Me: “Didn’t Robert Plant have a revolting, spindly body?”
Dad: “Dunno. Never really followed Led Zeppelin.”
“What! Who did you follow?”
“Supertramp…Midnight Oil…The Cranberries-”
Mum yells down at Dad that it’s no wonder he was a nerd at high school. I would join in, but it’s seemingly genetic.
Bruce McAvaney comments on the brilliance of Collingwood’s defensive unit.
“Yeah,” I mutter sadistically, “in the same way the Life of Brian suicide squad was.”
As the ball drifts around, occasionally landing on the intended target, we discuss who has been good and who hasn’t been.
“Thomas,” I declare delightedly, “he’s flashy every now and then but he’s about as hard as a woolly jumper.”
Dad snorts. “You just don’t like talented players.”
On screen, Thomas has a shot from thirty five that swings off to the left for Collingwood’s sixth behind for the quarter.
“Yeah, there’s talent. Right there. Do you see it? It just missed.”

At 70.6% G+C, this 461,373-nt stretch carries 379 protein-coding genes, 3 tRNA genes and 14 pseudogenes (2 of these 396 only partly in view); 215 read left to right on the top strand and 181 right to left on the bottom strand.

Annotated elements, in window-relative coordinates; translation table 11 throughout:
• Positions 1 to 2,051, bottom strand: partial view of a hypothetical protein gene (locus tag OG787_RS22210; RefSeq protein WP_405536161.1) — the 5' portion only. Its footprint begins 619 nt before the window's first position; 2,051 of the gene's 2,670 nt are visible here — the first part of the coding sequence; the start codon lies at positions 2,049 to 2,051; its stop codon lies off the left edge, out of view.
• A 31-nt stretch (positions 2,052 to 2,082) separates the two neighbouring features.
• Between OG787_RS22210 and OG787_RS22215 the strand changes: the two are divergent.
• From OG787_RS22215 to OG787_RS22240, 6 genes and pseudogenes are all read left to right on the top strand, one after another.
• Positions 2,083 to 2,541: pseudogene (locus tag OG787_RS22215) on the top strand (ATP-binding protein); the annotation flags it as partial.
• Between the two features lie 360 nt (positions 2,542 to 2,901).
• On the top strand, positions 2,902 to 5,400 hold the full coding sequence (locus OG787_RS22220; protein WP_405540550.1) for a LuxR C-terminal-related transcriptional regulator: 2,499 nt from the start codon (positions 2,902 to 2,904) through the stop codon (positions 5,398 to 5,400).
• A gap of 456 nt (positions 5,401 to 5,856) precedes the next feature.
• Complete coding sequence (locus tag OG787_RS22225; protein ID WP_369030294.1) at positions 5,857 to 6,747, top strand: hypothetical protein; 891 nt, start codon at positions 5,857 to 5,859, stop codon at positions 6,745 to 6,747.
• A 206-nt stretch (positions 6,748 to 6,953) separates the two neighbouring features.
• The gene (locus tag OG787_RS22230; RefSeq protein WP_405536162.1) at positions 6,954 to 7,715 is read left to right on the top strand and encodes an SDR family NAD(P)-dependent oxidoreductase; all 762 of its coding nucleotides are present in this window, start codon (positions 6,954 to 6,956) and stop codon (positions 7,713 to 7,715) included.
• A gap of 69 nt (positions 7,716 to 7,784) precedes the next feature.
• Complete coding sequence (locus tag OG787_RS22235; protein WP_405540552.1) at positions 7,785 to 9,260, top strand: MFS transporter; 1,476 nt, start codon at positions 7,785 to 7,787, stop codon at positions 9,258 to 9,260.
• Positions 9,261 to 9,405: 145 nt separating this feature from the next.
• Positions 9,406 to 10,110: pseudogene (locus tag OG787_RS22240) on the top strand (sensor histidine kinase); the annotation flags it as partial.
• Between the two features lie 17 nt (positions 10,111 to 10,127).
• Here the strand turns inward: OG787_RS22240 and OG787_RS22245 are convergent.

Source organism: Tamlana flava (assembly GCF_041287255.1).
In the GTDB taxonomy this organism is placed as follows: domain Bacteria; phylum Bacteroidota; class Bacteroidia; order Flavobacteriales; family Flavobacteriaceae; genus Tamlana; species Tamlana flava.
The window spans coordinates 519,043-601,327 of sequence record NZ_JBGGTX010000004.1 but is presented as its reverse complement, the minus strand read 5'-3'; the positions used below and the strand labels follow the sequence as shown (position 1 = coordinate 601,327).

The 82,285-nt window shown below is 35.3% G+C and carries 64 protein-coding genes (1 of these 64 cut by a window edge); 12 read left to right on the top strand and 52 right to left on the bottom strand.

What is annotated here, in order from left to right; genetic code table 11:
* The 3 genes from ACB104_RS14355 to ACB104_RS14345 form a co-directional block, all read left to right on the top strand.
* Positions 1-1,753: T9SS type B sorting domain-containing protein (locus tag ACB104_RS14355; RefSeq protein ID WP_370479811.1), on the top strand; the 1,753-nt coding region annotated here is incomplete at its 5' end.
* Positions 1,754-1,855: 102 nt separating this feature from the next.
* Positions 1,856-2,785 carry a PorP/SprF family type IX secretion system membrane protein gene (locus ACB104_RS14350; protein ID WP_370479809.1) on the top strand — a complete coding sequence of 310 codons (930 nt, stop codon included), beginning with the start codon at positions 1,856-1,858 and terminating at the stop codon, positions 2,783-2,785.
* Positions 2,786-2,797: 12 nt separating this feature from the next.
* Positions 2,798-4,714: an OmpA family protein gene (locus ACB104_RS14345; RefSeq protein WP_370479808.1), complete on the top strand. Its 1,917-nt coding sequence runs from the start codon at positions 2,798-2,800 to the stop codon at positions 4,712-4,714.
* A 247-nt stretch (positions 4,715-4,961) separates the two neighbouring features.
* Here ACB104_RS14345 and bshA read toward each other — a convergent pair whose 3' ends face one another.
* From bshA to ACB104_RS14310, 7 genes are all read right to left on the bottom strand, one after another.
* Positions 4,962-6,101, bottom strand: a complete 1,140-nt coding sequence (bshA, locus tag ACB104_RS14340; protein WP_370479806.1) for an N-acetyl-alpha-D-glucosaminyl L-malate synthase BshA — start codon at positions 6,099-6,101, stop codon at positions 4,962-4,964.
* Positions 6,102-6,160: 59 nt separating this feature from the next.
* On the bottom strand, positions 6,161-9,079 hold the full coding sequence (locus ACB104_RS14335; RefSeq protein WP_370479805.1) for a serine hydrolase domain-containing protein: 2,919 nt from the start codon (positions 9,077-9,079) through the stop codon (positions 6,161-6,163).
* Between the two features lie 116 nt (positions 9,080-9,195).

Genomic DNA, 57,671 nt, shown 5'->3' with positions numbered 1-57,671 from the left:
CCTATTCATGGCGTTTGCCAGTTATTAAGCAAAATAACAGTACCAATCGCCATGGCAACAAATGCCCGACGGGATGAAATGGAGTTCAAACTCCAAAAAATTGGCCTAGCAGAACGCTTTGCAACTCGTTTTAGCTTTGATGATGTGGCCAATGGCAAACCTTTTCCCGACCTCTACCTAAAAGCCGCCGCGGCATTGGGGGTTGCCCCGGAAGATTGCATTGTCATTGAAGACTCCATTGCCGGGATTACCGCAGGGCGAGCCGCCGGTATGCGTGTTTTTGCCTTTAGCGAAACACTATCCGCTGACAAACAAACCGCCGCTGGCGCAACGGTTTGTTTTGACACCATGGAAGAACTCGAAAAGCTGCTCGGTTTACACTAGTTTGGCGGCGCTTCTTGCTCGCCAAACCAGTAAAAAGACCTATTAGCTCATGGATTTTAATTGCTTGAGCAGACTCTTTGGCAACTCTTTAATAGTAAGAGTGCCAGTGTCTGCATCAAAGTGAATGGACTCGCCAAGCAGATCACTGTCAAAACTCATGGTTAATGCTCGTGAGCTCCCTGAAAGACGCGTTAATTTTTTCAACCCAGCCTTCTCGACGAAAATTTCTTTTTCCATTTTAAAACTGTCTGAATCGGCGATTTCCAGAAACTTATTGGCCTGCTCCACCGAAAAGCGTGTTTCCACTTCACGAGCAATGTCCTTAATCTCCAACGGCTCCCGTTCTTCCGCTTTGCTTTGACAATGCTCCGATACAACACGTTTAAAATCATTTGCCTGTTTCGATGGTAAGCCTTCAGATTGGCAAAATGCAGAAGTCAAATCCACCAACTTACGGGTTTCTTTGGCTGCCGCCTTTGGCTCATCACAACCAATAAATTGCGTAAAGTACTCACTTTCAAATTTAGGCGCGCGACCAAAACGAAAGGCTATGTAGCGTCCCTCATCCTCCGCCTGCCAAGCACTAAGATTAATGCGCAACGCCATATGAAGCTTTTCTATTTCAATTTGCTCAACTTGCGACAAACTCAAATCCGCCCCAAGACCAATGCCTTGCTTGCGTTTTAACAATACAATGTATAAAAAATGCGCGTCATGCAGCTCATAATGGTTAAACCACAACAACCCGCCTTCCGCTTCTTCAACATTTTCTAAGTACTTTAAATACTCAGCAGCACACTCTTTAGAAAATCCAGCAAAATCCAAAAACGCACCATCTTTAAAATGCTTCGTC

“How about Judd? You don’t like him.”
Au contraire. I like Judd, I just don’t like that he went to Carlton instead of Richmond.”
“You can understand why he made that decision, though?”
“Yeah, ‘cause he likes it easy. Doesn’t like having to struggle for his success.”
The blue cheese is finished. Cats by thirty six.
3-Josh Hunt 2-Cameron Mooney 1-Andrew Mackie

About Callum O'Connor

Here’s to feelin’ good all the time.

Comments

  1. Richard Naco says:

    Good report.

    And the ‘Life of Brian suicide squad’ crack is gold.

    Odds are Cometti will use it next Friday!